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[Editorial] Keeping basic order

Korean citizens should fulfill their obligations first

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Published : 2014-02-12 19:44
Updated : 2014-02-12 19:44

Many Koreans were angered by a recent TV program that showed cars standing in the way of an ambulance carrying a woman who had been critically wounded in a traffic accident. It took more than 30 minutes for the ambulance to arrive at a nearby hospital.

The pity is that it would probably not have been the case that, in the same situation, all the TV watchers would have behaved in the right way and made room for the emergency vehicle.

According to a report submitted this week to a lawmaker by the National Emergency Management Agency, the percentage of fire engines that arrived at the scene of a fire within five minutes was 58.5 percent in August last year, a sharp drop from 72.1 percent a year earlier. Considering overall traffic volume declined slightly in Seoul and other major cities across the country, the increasing difficulties faced by firefighters rushing to the scene were attributed mainly to cars refusing to yield or illegally parked vehicles.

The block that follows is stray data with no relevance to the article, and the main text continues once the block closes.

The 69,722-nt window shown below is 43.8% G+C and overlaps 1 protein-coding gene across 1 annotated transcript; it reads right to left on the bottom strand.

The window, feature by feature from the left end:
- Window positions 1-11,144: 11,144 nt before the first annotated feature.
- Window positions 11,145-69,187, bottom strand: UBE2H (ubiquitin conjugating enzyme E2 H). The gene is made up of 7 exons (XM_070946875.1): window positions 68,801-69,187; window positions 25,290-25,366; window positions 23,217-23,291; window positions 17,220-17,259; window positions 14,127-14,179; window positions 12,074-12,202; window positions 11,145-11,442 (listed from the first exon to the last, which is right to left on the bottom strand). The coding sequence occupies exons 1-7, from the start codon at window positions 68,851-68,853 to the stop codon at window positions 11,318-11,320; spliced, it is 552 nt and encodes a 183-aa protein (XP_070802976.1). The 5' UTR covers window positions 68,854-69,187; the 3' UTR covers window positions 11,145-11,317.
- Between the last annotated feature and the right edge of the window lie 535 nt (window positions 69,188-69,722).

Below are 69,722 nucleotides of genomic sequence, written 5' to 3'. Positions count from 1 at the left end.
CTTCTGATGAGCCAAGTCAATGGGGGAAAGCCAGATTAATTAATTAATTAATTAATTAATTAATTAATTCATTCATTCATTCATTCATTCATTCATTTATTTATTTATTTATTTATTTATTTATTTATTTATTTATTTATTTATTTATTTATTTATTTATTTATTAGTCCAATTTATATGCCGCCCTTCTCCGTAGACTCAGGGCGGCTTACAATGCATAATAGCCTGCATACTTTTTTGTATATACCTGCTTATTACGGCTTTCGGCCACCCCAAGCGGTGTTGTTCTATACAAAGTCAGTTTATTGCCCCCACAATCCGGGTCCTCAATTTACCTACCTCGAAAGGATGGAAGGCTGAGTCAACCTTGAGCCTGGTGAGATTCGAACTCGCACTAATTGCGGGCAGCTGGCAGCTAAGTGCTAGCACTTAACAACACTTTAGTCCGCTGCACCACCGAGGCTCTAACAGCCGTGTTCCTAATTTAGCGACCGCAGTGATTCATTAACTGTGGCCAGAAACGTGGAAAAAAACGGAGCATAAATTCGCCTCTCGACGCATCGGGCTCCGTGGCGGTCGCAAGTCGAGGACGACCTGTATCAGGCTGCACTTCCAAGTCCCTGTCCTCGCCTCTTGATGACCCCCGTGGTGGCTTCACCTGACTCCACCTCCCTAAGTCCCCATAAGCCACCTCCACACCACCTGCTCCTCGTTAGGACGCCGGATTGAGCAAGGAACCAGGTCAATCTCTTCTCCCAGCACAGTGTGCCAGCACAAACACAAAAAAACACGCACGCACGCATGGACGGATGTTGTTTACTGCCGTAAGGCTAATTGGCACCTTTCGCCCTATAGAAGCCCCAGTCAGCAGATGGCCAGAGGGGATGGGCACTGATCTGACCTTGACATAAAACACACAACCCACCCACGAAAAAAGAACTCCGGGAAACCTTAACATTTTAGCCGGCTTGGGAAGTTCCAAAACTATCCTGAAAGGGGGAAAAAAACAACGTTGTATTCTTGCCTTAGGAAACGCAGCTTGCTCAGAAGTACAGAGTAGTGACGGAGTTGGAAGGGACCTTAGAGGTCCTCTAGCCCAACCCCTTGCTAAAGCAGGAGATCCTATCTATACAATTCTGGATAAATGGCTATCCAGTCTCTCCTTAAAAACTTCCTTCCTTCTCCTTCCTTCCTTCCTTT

The delayed arrivals of ambulances and other emergency vehicles have resulted in an increasing number of casualties and property losses. The proportion of fires or other incidents that led to casualties rose from 4.2 percent in 2011 to 5.1 percent in 2012 and 5.2 percent in the first eight months of last year, according to the NEMA report. The average amount of property damage from a fire doubled from 5.84 million won ($5,480) to 11.57 million won over the cited period.

It is deplorable and worrisome that Korean citizens have become increasingly insensitive to the need to abide by basic rules that keep everyday life safe and stable.

In January, President Park Geun-hye’s administration granted special pardons to nearly 6,000 people convicted of minor and livelihood-related crimes and reduced penalties for an additional 2.88 million traffic violators. It said at the time that the measure was aimed at helping ease difficulties for ordinary people and would not affect its emphasis on keeping law and order.

But minor offenses should also be dealt with sternly, as letting them go unpunished would also threaten the social order as much as other grave crimes over the long term.

All Korean citizens need to take a hard look in the mirror and ask themselves whether they are ready to obey minor rules before pointing fingers at major social problems and political scandals.

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